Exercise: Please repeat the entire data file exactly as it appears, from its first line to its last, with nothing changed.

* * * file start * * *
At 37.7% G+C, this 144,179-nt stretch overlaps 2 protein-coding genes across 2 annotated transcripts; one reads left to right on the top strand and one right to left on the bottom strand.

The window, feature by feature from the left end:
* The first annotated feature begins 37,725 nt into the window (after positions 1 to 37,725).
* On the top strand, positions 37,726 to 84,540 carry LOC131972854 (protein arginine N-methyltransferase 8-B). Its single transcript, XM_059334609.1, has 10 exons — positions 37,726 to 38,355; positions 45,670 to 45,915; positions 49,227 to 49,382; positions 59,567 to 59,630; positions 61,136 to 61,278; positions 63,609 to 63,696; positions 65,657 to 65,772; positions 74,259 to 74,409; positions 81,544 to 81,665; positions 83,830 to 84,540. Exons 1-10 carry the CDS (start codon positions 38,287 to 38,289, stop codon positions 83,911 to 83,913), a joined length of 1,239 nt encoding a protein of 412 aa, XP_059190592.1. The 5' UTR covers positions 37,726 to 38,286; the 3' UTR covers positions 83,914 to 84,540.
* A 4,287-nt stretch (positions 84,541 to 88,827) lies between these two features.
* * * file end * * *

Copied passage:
At 37.7% G+C, this 144,179-nt stretch overlaps 2 protein-coding genes across 2 annotated transcripts; one reads left to right on the top strand and one right to left on the bottom strand.

The window, feature by feature from the left end:
* The first annotated feature begins 37,725 nt into the window (after positions 1 to 37,725).
* On the top strand, positions 37,726 to 84,540 carry LOC131972854 (protein arginine N-methyltransferase 8-B). Its single transcript, XM_059334609.1, has 10 exons — positions 37,726 to 38,355; positions 45,670 to 45,915; positions 49,227 to 49,382; positions 59,567 to 59,630; positions 61,136 to 61,278; positions 63,609 to 63,696; positions 65,657 to 65,772; positions 74,259 to 74,409; positions 81,544 to 81,665; positions 83,830 to 84,540. Exons 1-10 carry the CDS (start codon positions 38,287 to 38,289, stop codon positions 83,911 to 83,913), a joined length of 1,239 nt encoding a protein of 412 aa, XP_059190592.1. The 5' UTR covers positions 37,726 to 38,286; the 3' UTR covers positions 83,914 to 84,540.
* A 4,287-nt stretch (positions 84,541 to 88,827) lies between these two features.